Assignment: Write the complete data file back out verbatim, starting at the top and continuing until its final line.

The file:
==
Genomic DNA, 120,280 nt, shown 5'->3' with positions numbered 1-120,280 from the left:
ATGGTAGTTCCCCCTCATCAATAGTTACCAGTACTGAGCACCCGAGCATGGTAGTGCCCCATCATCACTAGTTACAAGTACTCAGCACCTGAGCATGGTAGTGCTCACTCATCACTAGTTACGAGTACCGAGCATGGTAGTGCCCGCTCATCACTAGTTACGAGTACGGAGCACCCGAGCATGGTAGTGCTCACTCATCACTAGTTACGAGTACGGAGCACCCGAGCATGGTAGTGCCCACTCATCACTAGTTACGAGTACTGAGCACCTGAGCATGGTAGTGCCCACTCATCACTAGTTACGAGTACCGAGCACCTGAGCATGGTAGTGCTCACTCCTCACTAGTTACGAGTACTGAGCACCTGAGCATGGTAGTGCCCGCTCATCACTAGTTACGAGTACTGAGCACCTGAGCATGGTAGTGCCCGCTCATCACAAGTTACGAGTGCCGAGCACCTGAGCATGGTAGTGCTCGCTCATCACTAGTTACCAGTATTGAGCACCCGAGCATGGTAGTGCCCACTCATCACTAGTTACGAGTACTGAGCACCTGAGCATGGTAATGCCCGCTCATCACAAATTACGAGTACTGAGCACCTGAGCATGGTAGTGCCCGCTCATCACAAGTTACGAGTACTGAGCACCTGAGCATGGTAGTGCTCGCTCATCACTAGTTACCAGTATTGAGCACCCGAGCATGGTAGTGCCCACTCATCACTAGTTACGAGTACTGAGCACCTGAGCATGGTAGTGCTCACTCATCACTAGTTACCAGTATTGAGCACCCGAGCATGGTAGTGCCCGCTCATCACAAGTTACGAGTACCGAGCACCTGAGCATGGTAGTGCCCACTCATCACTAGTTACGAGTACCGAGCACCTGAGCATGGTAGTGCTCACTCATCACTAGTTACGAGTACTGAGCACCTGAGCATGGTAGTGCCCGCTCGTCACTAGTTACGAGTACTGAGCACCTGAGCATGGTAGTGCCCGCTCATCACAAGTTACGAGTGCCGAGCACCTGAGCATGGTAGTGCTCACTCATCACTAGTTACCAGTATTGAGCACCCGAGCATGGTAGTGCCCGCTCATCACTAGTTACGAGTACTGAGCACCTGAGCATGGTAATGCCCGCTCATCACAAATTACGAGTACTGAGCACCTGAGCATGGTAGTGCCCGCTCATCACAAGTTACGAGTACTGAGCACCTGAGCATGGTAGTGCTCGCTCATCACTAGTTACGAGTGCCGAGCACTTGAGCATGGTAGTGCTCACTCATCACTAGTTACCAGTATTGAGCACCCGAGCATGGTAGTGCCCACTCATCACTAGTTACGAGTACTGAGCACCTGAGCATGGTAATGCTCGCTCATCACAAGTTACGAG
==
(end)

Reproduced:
Genomic DNA, 120,280 nt, shown 5'->3' with positions numbered 1-120,280 from the left:
ATGGTAGTTCCCCCTCATCAATAGTTACCAGTACTGAGCACCCGAGCATGGTAGTGCCCCATCATCACTAGTTACAAGTACTCAGCACCTGAGCATGGTAGTGCTCACTCATCACTAGTTACGAGTACCGAGCATGGTAGTGCCCGCTCATCACTAGTTACGAGTACGGAGCACCCGAGCATGGTAGTGCTCACTCATCACTAGTTACGAGTACGGAGCACCCGAGCATGGTAGTGCCCACTCATCACTAGTTACGAGTACTGAGCACCTGAGCATGGTAGTGCCCACTCATCACTAGTTACGAGTACCGAGCACCTGAGCATGGTAGTGCTCACTCCTCACTAGTTACGAGTACTGAGCACCTGAGCATGGTAGTGCCCGCTCATCACTAGTTACGAGTACTGAGCACCTGAGCATGGTAGTGCCCGCTCATCACAAGTTACGAGTGCCGAGCACCTGAGCATGGTAGTGCTCGCTCATCACTAGTTACCAGTATTGAGCACCCGAGCATGGTAGTGCCCACTCATCACTAGTTACGAGTACTGAGCACCTGAGCATGGTAATGCCCGCTCATCACAAATTACGAGTACTGAGCACCTGAGCATGGTAGTGCCCGCTCATCACAAGTTACGAGTACTGAGCACCTGAGCATGGTAGTGCTCGCTCATCACTAGTTACCAGTATTGAGCACCCGAGCATGGTAGTGCCCACTCATCACTAGTTACGAGTACTGAGCACCTGAGCATGGTAGTGCTCACTCATCACTAGTTACCAGTATTGAGCACCCGAGCATGGTAGTGCCCGCTCATCACAAGTTACGAGTACCGAGCACCTGAGCATGGTAGTGCCCACTCATCACTAGTTACGAGTACCGAGCACCTGAGCATGGTAGTGCTCACTCATCACTAGTTACGAGTACTGAGCACCTGAGCATGGTAGTGCCCGCTCGTCACTAGTTACGAGTACTGAGCACCTGAGCATGGTAGTGCCCGCTCATCACAAGTTACGAGTGCCGAGCACCTGAGCATGGTAGTGCTCACTCATCACTAGTTACCAGTATTGAGCACCCGAGCATGGTAGTGCCCGCTCATCACTAGTTACGAGTACTGAGCACCTGAGCATGGTAATGCCCGCTCATCACAAATTACGAGTACTGAGCACCTGAGCATGGTAGTGCCCGCTCATCACAAGTTACGAGTACTGAGCACCTGAGCATGGTAGTGCTCGCTCATCACTAGTTACGAGTGCCGAGCACTTGAGCATGGTAGTGCTCACTCATCACTAGTTACCAGTATTGAGCACCCGAGCATGGTAGTGCCCACTCATCACTAGTTACGAGTACTGAGCACCTGAGCATGGTAATGCTCGCTCATCACAAGTTACGAG